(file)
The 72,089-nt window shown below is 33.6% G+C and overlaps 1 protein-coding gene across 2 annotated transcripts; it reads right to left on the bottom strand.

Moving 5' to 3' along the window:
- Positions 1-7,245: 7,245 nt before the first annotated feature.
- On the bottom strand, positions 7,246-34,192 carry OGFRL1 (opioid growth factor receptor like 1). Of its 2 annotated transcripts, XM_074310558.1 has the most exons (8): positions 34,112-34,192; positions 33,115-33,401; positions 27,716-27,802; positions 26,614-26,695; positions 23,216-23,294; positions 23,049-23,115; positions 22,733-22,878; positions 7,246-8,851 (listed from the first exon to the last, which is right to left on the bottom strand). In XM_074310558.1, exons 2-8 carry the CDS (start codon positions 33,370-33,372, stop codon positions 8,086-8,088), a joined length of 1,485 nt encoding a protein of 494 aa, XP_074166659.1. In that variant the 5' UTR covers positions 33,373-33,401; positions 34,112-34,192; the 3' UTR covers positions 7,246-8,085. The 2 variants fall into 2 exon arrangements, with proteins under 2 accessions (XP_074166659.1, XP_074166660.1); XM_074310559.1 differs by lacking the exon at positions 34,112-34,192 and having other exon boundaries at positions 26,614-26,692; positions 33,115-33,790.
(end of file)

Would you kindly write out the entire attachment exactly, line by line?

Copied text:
The 72,089-nt window shown below is 33.6% G+C and overlaps 1 protein-coding gene across 2 annotated transcripts; it reads right to left on the bottom strand.

Moving 5' to 3' along the window:
- Positions 1-7,245: 7,245 nt before the first annotated feature.
- On the bottom strand, positions 7,246-34,192 carry OGFRL1 (opioid growth factor receptor like 1). Of its 2 annotated transcripts, XM_074310558.1 has the most exons (8): positions 34,112-34,192; positions 33,115-33,401; positions 27,716-27,802; positions 26,614-26,695; positions 23,216-23,294; positions 23,049-23,115; positions 22,733-22,878; positions 7,246-8,851 (listed from the first exon to the last, which is right to left on the bottom strand). In XM_074310558.1, exons 2-8 carry the CDS (start codon positions 33,370-33,372, stop codon positions 8,086-8,088), a joined length of 1,485 nt encoding a protein of 494 aa, XP_074166659.1. In that variant the 5' UTR covers positions 33,373-33,401; positions 34,112-34,192; the 3' UTR covers positions 7,246-8,085. The 2 variants fall into 2 exon arrangements, with proteins under 2 accessions (XP_074166659.1, XP_074166660.1); XM_074310559.1 differs by lacking the exon at positions 34,112-34,192 and having other exon boundaries at positions 26,614-26,692; positions 33,115-33,790.